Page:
The quick design leads to the construction of a prototype. The prototype is deployed and evaluated by stakeholders, who provide feedback that is used to further refine requirements.
Iteration occurs as the prototype is tuned to satisfy the needs of various stakeholders, while at the same time enabling you to better understand what needs to be done.
The prototype serves as a mechanism for identifying software requirements. If a working prototype is to be built, you can make use of existing program fragments or apply tools that enable working programs to be generated quickly.
The prototype can serve as “the first system.” Prototyping can be problematic for the following reasons:
- Stakeholders see what appears to be a working version of the software, unaware that the prototype is held together haphazardly, unaware that in the rush to get it working you haven’t considered overall software quality or long-term maintainability.
- As a software engineer, you often make implementation compromises in order to get a prototype working quickly. An inappropriate operating system or programming language may be used simply because it is available and known; an inefficient algorithm may be implemented simply to demonstrate capability.
Although problems can occur, prototyping can be an effective paradigm for Prescriptive Process Model software engineering.
The Spiral Model : Originally proposed by Barry Boehm, the spiral model is an evolutionary software process model that couples the iterative nature of prototyping with the controlled and systematic aspects of the waterfall model.
It provides the potential for rapid development of increasingly more complete versions of the software. Boehm describes the model in the following manner.
The spiral development model is a risk driven process model generator that is used to guide multi stakeholder concurrent engineering of software intensive systems. It has two main distinguishing features.
One is a cyclic approach for incrementally growing a system’s degree of definition and implementation while decreasing its degree of risk. The other is a set of anchor point milestones for ensuring stakeholder commitment to feasible and mutually satisfactory system solutions.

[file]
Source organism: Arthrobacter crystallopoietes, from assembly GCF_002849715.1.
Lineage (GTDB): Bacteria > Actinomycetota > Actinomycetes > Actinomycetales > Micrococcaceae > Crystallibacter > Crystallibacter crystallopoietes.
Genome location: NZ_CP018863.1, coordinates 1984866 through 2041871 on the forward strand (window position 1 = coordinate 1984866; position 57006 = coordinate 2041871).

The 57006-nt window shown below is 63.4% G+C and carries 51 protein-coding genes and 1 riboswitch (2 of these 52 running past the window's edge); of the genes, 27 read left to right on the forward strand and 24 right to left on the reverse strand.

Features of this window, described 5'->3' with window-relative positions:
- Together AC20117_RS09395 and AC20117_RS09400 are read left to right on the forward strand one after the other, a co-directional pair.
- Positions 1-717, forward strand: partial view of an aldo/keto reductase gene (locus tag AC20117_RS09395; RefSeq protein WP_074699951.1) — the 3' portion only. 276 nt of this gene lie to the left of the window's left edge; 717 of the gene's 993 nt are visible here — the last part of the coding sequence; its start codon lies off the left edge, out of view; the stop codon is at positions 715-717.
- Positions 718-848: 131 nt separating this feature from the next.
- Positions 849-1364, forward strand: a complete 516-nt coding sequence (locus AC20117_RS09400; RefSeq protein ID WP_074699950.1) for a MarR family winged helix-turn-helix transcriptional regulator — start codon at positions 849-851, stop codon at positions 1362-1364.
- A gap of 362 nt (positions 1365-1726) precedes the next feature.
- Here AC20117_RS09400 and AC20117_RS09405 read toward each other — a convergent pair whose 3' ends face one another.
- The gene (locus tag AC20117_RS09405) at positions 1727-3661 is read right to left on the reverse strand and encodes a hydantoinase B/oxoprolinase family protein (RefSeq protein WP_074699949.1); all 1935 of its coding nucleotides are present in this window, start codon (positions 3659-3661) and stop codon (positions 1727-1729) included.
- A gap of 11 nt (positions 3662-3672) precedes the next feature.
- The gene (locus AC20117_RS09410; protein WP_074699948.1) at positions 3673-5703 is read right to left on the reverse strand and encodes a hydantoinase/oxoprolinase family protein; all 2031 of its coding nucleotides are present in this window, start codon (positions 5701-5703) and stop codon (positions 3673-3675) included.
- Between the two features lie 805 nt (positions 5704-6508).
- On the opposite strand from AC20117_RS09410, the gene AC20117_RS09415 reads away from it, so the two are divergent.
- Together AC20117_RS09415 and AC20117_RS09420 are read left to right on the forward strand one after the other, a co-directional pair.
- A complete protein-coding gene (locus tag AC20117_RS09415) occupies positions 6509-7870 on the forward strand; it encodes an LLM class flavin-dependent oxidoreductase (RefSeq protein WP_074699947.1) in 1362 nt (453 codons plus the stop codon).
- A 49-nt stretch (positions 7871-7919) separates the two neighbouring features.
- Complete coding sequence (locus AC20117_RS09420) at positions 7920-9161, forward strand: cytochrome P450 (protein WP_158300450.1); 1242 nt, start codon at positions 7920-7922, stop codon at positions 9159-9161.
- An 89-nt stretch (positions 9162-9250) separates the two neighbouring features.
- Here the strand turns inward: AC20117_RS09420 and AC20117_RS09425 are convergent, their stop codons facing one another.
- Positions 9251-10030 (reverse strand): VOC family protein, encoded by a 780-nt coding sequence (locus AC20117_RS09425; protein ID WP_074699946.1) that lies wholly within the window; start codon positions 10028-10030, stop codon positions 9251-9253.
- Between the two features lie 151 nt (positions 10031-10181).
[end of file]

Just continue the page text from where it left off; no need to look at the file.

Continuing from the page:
Using the spiral model, software is developed in a series of evolutionary releases. During early iterations, the release might be a model or prototype.
During later iterations, increasingly more complete versions of the engineered system are produced.
A spiral model is divided into a set of framework activities defined by the software engineering team. As this evolutionary process begins, the software team performs activities that are implied by a circuit around the spiral in a clockwise direction, beginning at the center.
Risk is considered as each revolution is made. Anchor point milestones are a combination of work products and conditions that are attained along the path of the spiral are noted for each evolutionary pass.
The first circuit around the spiral might result in the development of a product specification; subsequent passes around the spiral might be used to develop a prototype and then progressively more sophisticated versions of the software. Each pass through the planning region results in adjustments to the project plan.
The spiral model can be adapted to apply throughout the life of the computer software. Therefore, the first circuit around the spiral might represent a “concept development project” that starts at the core of the spiral and continues for multiple iterations until concept development is complete.
The new product will evolve through a number of iterations around the spiral. Later, a circuit around the spiral might be used to represent a “product enhancement project.”
The spiral model is a realistic approach to the development of large scale systems and software. Because software evolves as the process progresses, the developer and customer better understand and react to risks at each evolutionary level.
It maintains the systematic stepwise approach suggested by the classic life cycle but incorporates it into an iterative framework that more realistically reflects the real world.
The concurrent development model, sometimes called concurrent engineering, allows a software team to represent iterative and concurrent elements of any of the process models.
The concurrent model is often more appropriate for product engineering projects where different engineering teams are involved.
These models provides a schematic representation of one software engineering activity within the modeling activity using a concurrent modeling approach.
The activity modeling may be in any one of the states noted at any given time. Similarly, other activities, actions, or tasks (communication or construction) can be represented in an analogous manner.
All software engineering activities exist concurrently but reside in different states. Concurrent modeling defines a series of events that will trigger transitions from state to state for each of the software engineering activities, actions, or tasks.
This generates the event analysis model correction, Prescriptive Process Model which will trigger the requirements analysis action from the done state into the awaiting changes state.
Concurrent modeling is applicable to all types of software development and provides an accurate picture of the current state of a project.
Each activity, action, or task on the network exists simultaneously with other activities, actions, or tasks. Events generated at one point in the process network trigger transitions among the states.